GBP: Rise in CPI Means No Additional QE in Dec

While the British pound ended the day virtually unchanged against the U.S. dollar and euro, there's no ignoring the fact that U.K. inflationary pressures are on the rise. Consumer prices rose 0.5% last month, driving up the annualized pace of growth to 2.7% from 2.2%. This huge jump took annualized CPI growth to its highest level in 5 months, which in our opinion all but guarantees steady monetary policy for the Bank of England next month. The price for food, clothing and services increased significantly with a particularly large rise in university tuition fees. As part of their deficit reduction measures, lawmakers voted to allow universities to triple its fees to up to 9,000 pounds a year starting with this year's new batch of students. Input prices also increased on the producer level but output price growth slowed. The sharp rise in consumer prices will validate the concern of policymakers who have been worried that inflation is not falling fast enough. With CPI reversing trend, their calls to leave monetary policy steady will only grow louder. The Bank of England has one more meeting before the end of the year and we now see a 90% chance of no change to their asset purchase program. The central bank's Quarterly Inflation Report will be released on Wednesday and we expect to see renewed concerns about inflation.   UK employment numbers are also on the calendar but no major improvements or deterioration is expected for the labor market.

        

AUD: Businesses Unfazed by Recent Improvements

The Australian, New Zealand and Canadian dollars ended the day slightly lower against the greenback. Despite a recent rate cut by the RBA, stronger domestic data and signs of improvement in China, businesses confidence in Australia declined in the month of October. Although manufacturing and service activity improved last month, the fact that both sectors are contracting and not growing has caused businesses to cut capital spending to its lowest levels since August 2009. The deterioration in business confidence is certainly worrisome because it can have a direct impact on hiring. Consumer confidence is due for release tonight and a similar decline could drive the AUD/USD below 1.04. However not everyone is as pessimistic, the head of the RBA's economic analysis group said last night that a pickup in housing activity and dwelling investment in the near term could help offset weaker mining growth in the coming years. New Zealand retail sales fell 0.4% in the third quarter, which is not surprising considering the sharp increase in unemployment. Although the New Zealand dollar has stabilized, it may be difficult for the currency to hold stronger under such a weak economic backdrop. No economic data is expected from Canada until Thursday but Canadian Finance Minister Flaherty spoke this afternoon and he expressed concerns about the negative impact of the U.S.' fiscal cliff on Canadian growth.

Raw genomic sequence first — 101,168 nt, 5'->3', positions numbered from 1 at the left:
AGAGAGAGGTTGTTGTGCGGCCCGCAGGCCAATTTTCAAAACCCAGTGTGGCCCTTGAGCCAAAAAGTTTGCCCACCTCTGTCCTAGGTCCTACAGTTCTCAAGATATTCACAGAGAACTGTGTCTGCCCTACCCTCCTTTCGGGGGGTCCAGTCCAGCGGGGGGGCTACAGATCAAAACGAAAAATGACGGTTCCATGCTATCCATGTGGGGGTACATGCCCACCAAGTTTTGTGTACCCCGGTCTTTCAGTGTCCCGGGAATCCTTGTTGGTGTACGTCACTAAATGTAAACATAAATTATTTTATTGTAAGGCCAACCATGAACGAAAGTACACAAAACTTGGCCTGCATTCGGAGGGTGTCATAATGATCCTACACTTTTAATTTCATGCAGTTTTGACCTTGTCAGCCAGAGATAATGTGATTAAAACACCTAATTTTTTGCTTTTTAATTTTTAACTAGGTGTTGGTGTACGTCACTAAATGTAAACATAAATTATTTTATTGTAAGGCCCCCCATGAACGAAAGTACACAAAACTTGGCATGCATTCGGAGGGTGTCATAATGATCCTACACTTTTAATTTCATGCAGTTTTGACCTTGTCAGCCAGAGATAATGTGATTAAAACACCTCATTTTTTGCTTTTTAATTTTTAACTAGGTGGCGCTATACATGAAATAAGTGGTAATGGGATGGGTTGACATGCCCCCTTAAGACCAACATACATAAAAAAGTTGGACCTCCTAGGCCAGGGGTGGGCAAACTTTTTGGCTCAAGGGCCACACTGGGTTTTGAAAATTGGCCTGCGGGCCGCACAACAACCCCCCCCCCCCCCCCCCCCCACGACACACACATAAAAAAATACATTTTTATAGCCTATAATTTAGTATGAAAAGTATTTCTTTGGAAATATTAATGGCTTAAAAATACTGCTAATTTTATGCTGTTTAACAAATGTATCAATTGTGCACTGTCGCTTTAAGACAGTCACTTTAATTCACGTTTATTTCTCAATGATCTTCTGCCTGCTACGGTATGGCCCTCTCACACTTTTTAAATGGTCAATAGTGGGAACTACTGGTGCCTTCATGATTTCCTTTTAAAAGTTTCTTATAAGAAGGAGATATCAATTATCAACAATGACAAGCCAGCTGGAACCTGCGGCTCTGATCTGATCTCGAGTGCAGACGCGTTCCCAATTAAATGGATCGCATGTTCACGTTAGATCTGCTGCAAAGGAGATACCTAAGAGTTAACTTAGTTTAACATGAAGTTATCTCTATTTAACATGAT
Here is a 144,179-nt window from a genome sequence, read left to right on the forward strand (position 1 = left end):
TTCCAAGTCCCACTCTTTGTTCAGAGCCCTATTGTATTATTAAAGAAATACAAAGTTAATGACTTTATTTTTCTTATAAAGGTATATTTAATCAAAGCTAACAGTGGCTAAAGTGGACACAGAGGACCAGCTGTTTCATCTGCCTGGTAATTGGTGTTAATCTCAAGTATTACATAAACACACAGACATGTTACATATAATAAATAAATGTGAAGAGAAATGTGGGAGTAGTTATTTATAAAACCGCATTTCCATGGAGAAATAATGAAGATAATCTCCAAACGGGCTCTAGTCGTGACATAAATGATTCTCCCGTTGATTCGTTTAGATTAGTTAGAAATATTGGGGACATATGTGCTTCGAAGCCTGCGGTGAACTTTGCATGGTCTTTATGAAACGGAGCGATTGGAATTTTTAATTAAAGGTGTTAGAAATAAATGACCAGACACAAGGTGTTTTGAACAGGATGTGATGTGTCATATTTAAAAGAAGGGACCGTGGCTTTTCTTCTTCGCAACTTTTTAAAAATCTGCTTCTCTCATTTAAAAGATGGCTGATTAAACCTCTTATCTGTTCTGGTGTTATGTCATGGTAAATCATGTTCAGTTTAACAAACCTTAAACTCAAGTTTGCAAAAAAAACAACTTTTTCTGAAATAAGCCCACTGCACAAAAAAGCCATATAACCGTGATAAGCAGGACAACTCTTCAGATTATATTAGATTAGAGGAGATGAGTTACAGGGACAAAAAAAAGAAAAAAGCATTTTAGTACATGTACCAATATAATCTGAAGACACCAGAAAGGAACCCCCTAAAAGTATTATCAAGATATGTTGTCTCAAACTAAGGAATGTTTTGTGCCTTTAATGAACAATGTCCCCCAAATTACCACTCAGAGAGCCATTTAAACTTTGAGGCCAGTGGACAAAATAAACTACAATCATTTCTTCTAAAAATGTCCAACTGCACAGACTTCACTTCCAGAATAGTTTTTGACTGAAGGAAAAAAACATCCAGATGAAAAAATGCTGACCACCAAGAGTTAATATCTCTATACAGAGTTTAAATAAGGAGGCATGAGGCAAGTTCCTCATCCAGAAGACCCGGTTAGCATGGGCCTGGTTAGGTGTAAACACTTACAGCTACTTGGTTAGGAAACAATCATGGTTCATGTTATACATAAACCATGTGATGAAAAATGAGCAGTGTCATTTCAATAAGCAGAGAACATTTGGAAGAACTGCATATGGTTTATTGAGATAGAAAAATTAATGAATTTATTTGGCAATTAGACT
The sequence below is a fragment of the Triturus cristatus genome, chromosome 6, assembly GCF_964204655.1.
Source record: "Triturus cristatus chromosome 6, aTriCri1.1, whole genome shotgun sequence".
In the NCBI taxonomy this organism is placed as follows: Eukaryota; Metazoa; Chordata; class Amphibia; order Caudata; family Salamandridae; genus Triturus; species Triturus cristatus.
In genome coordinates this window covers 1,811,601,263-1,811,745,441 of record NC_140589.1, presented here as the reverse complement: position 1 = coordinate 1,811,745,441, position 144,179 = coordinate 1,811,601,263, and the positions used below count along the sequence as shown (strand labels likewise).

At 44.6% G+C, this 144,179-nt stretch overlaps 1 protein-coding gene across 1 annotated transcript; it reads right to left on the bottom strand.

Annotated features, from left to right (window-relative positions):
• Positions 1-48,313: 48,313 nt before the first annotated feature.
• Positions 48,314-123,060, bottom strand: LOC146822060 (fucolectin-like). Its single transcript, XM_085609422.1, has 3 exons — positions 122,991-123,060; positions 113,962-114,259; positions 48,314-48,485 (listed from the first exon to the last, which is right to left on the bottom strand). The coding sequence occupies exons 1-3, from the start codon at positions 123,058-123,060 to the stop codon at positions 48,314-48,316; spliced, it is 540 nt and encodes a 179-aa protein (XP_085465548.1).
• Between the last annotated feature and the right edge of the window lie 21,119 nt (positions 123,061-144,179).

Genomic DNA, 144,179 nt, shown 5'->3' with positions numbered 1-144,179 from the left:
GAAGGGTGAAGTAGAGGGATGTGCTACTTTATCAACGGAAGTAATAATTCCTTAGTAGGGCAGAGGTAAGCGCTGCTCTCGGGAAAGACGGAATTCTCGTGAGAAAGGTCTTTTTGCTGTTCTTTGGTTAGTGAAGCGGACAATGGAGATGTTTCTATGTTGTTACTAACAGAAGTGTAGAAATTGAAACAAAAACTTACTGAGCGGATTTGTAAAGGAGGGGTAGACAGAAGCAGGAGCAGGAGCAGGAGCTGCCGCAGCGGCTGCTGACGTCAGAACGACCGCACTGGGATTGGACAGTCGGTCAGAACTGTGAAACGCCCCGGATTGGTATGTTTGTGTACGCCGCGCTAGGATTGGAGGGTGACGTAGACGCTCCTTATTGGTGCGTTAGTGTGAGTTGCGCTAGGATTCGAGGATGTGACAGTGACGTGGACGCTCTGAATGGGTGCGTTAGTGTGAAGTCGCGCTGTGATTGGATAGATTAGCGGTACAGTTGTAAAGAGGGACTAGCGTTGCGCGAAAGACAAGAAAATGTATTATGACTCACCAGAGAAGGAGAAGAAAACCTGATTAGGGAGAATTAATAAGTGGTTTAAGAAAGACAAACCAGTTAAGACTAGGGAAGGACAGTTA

JPY: More Political and Economic Uncertainty in Japan

The desire for safety continued to drive investors into the Japanese Yen even as the outlook for Japan grows more uncertain.   The big story today was the report that Prime Minister Noda plans to dissolve the lower house later this year and begin holding elections in late December, early January. Holding snap elections was part of the terms that Noda agreed to in order to get opposition support for the consumption tax. While dissolving the lower house proactively may help Noda avoid a no confidence vote on his unpopular Cabinet, the problem is that many members of his party fear that it may mean a complete defeat for the DPJ which could the pave the way for the LDP to regain power. However moving forward with elections may be one of the only ways Noda can get the opposition party to authorize Japan to sell more bonds to finance their growing deficit and prevent the country from emptying its coffers by the end of November. The political uncertainty comes at a terrible time for Japan's economy. According to a report from the Cabinet Office, consumers are saving and not spending as the cash balance of households rise to its highest level since 2005. Rating agency Fitch warned that there is little scope for near term optimism on the Japanese economy and Kyodo news reports that the government could downgrade its economic assessment next week. No major economic reports are scheduled for release from Japan this evening but continued weakness and uncertainty could eventually catch up to the currency.